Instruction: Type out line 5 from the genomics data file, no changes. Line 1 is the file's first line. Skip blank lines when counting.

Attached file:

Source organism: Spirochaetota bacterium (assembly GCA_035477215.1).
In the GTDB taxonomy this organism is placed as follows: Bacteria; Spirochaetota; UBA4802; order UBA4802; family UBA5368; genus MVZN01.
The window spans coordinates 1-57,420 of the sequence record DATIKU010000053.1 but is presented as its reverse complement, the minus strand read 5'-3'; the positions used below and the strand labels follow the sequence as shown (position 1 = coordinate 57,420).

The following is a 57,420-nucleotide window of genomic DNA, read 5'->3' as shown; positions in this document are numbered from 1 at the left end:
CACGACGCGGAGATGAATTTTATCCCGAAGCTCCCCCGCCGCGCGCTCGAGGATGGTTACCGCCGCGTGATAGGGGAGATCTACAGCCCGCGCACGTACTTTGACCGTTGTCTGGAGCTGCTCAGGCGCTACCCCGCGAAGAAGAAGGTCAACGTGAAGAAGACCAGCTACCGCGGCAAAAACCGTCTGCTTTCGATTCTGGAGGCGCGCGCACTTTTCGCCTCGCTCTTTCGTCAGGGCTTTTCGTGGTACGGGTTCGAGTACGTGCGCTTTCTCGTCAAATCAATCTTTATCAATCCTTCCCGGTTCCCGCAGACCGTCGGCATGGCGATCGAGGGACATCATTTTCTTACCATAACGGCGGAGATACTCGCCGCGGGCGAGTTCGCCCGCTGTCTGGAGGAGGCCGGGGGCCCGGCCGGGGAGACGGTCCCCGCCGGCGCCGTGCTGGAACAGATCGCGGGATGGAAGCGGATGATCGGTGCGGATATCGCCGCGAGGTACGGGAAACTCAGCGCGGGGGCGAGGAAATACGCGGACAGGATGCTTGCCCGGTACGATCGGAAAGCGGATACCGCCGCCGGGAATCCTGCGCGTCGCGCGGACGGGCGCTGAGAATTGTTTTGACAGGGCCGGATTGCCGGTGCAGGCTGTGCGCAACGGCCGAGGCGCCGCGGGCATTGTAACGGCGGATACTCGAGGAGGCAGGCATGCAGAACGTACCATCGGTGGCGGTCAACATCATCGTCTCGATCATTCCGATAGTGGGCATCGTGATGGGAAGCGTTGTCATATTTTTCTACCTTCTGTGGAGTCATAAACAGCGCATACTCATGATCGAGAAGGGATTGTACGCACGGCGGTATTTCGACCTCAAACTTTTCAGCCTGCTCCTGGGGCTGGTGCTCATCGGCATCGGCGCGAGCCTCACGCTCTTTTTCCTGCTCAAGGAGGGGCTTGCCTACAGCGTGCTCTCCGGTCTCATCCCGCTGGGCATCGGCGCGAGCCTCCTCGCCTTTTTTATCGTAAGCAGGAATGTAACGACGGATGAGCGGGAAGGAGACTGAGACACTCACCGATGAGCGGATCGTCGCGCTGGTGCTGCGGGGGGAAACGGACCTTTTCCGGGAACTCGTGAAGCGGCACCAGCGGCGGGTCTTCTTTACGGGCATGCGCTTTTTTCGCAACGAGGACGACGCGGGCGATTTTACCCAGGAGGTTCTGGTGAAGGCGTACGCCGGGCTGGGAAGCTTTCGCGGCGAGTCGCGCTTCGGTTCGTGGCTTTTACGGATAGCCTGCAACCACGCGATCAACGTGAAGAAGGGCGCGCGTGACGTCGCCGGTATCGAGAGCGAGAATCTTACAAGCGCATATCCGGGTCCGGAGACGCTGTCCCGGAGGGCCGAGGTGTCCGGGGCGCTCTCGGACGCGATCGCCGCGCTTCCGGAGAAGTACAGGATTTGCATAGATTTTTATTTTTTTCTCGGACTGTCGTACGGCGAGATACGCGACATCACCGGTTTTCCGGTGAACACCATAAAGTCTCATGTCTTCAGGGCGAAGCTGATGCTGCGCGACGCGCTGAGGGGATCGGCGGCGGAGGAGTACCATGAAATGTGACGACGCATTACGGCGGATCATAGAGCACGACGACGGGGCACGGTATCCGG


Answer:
CACGACGCGGAGATGAATTTTATCCCGAAGCTCCCCCGCCGCGCGCTCGAGGATGGTTACCGCCGCGTGATAGGGGAGATCTACAGCCCGCGCACGTACTTTGACCGTTGTCTGGAGCTGCTCAGGCGCTACCCCGCGAAGAAGAAGGTCAACGTGAAGAAGACCAGCTACCGCGGCAAAAACCGTCTGCTTTCGATTCTGGAGGCGCGCGCACTTTTCGCCTCGCTCTTTCGTCAGGGCTTTTCGTGGTACGGGTTCGAGTACGTGCGCTTTCTCGTCAAATCAATCTTTATCAATCCTTCCCGGTTCCCGCAGACCGTCGGCATGGCGATCGAGGGACATCATTTTCTTACCATAACGGCGGAGATACTCGCCGCGGGCGAGTTCGCCCGCTGTCTGGAGGAGGCCGGGGGCCCGGCCGGGGAGACGGTCCCCGCCGGCGCCGTGCTGGAACAGATCGCGGGATGGAAGCGGATGATCGGTGCGGATATCGCCGCGAGGTACGGGAAACTCAGCGCGGGGGCGAGGAAATACGCGGACAGGATGCTTGCCCGGTACGATCGGAAAGCGGATACCGCCGCCGGGAATCCTGCGCGTCGCGCGGACGGGCGCTGAGAATTGTTTTGACAGGGCCGGATTGCCGGTGCAGGCTGTGCGCAACGGCCGAGGCGCCGCGGGCATTGTAACGGCGGATACTCGAGGAGGCAGGCATGCAGAACGTACCATCGGTGGCGGTCAACATCATCGTCTCGATCATTCCGATAGTGGGCATCGTGATGGGAAGCGTTGTCATATTTTTCTACCTTCTGTGGAGTCATAAACAGCGCATACTCATGATCGAGAAGGGATTGTACGCACGGCGGTATTTCGACCTCAAACTTTTCAGCCTGCTCCTGGGGCTGGTGCTCATCGGCATCGGCGCGAGCCTCACGCTCTTTTTCCTGCTCAAGGAGGGGCTTGCCTACAGCGTGCTCTCCGGTCTCATCCCGCTGGGCATCGGCGCGAGCCTCCTCGCCTTTTTTATCGTAAGCAGGAATGTAACGACGGATGAGCGGGAAGGAGACTGAGACACTCACCGATGAGCGGATCGTCGCGCTGGTGCTGCGGGGGGAAACGGACCTTTTCCGGGAACTCGTGAAGCGGCACCAGCGGCGGGTCTTCTTTACGGGCATGCGCTTTTTTCGCAACGAGGACGACGCGGGCGATTTTACCCAGGAGGTTCTGGTGAAGGCGTACGCCGGGCTGGGAAGCTTTCGCGGCGAGTCGCGCTTCGGTTCGTGGCTTTTACGGATAGCCTGCAACCACGCGATCAACGTGAAGAAGGGCGCGCGTGACGTCGCCGGTATCGAGAGCGAGAATCTTACAAGCGCATATCCGGGTCCGGAGACGCTGTCCCGGAGGGCCGAGGTGTCCGGGGCGCTCTCGGACGCGATCGCCGCGCTTCCGGAGAAGTACAGGATTTGCATAGATTTTTATTTTTTTCTCGGACTGTCGTACGGCGAGATACGCGACATCACCGGTTTTCCGGTGAACACCATAAAGTCTCATGTCTTCAGGGCGAAGCTGATGCTGCGCGACGCGCTGAGGGGATCGGCGGCGGAGGAGTACCATGAAATGTGACGACGCATTACGGCGGATCATAGAGCACGACGACGGGGCACGGTATCCGG